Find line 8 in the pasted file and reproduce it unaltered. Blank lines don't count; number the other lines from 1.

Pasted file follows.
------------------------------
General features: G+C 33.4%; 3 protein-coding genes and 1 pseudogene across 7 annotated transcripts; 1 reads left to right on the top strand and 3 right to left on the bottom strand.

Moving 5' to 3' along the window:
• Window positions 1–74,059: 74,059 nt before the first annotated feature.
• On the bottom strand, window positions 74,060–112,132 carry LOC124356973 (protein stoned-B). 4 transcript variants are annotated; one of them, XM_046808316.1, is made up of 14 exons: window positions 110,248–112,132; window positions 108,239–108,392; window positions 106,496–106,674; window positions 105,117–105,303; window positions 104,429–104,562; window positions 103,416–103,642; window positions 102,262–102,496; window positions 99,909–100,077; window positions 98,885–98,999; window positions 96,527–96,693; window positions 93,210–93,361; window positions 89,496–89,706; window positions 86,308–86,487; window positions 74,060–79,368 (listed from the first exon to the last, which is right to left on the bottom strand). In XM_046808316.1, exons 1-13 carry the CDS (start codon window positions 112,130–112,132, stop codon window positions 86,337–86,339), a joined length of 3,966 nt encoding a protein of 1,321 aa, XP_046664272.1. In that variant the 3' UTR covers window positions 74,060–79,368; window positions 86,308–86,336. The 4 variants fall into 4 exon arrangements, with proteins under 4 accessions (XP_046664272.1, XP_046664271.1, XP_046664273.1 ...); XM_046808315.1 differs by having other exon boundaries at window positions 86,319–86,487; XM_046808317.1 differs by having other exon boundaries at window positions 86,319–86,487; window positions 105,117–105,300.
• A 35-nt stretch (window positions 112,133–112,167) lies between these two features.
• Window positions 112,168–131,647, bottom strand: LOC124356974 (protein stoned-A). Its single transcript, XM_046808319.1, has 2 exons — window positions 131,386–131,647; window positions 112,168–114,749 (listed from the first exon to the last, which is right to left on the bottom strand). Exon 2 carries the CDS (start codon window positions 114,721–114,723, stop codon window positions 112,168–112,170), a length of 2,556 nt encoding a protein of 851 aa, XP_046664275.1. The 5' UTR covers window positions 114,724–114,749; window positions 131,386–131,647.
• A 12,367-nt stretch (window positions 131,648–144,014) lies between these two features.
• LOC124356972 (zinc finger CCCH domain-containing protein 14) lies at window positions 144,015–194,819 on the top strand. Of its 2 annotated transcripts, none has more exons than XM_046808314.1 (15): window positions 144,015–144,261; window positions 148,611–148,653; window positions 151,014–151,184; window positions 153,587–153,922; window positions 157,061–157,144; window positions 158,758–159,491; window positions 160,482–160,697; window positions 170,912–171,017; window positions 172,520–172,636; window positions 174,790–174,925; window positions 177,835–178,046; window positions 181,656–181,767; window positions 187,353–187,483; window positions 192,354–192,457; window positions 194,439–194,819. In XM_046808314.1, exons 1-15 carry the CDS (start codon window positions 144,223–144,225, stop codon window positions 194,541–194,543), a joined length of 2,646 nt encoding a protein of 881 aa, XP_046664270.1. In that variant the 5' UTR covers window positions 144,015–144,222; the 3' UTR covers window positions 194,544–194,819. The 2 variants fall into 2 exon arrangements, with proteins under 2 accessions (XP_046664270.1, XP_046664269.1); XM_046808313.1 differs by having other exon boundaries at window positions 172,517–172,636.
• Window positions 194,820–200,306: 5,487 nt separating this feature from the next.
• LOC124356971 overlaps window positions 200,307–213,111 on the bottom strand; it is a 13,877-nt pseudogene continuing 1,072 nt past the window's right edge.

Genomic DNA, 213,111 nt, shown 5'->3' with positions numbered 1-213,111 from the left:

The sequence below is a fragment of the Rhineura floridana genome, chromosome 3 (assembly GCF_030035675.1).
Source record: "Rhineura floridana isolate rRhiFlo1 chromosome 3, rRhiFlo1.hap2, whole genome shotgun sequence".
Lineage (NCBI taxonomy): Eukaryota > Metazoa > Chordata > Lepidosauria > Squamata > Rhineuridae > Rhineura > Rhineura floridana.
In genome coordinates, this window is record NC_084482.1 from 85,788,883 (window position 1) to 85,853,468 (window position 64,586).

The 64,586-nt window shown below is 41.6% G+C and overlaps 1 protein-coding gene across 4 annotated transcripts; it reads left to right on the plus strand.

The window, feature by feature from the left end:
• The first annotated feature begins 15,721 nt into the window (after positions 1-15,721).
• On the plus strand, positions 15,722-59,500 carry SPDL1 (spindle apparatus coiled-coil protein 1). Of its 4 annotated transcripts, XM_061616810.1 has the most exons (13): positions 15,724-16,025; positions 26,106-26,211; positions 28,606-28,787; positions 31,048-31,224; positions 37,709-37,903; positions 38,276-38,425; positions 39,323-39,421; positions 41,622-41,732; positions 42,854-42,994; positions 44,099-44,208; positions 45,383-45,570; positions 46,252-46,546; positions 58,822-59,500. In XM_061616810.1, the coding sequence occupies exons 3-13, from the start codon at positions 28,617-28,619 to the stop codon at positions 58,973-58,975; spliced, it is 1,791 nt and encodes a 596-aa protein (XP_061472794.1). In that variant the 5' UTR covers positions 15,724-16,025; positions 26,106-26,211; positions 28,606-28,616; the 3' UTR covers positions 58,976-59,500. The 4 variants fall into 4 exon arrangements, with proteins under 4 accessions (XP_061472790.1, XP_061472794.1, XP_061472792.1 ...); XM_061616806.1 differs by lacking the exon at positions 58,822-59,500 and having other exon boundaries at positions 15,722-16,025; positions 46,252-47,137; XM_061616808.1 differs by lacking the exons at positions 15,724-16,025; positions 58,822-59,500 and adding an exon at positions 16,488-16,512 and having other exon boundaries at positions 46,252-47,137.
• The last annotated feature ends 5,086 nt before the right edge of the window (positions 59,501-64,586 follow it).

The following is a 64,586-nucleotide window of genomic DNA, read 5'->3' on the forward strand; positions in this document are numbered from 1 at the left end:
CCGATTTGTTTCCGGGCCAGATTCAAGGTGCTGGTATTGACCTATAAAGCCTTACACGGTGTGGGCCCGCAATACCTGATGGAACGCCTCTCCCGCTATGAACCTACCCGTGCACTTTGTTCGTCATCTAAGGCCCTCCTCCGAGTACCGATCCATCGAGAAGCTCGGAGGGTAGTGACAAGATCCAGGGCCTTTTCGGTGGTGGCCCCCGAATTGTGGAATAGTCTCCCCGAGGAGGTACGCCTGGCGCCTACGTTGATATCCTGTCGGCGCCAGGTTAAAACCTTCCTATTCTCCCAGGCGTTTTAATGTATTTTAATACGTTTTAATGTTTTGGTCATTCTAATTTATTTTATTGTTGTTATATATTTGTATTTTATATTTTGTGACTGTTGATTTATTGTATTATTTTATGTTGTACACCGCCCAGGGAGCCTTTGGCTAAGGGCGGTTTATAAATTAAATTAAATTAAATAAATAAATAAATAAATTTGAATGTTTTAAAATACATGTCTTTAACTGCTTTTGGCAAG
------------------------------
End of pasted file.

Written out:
• LOC124356972 (zinc finger CCCH domain-containing protein 14) lies at window positions 144,015–194,819 on the top strand. Of its 2 annotated transcripts, none has more exons than XM_046808314.1 (15): window positions 144,015–144,261; window positions 148,611–148,653; window positions 151,014–151,184; window positions 153,587–153,922; window positions 157,061–157,144; window positions 158,758–159,491; window positions 160,482–160,697; window positions 170,912–171,017; window positions 172,520–172,636; window positions 174,790–174,925; window positions 177,835–178,046; window positions 181,656–181,767; window positions 187,353–187,483; window positions 192,354–192,457; window positions 194,439–194,819. In XM_046808314.1, exons 1-15 carry the CDS (start codon window positions 144,223–144,225, stop codon window positions 194,541–194,543), a joined length of 2,646 nt encoding a protein of 881 aa, XP_046664270.1. In that variant the 5' UTR covers window positions 144,015–144,222; the 3' UTR covers window positions 194,544–194,819. The 2 variants fall into 2 exon arrangements, with proteins under 2 accessions (XP_046664270.1, XP_046664269.1); XM_046808313.1 differs by having other exon boundaries at window positions 172,517–172,636.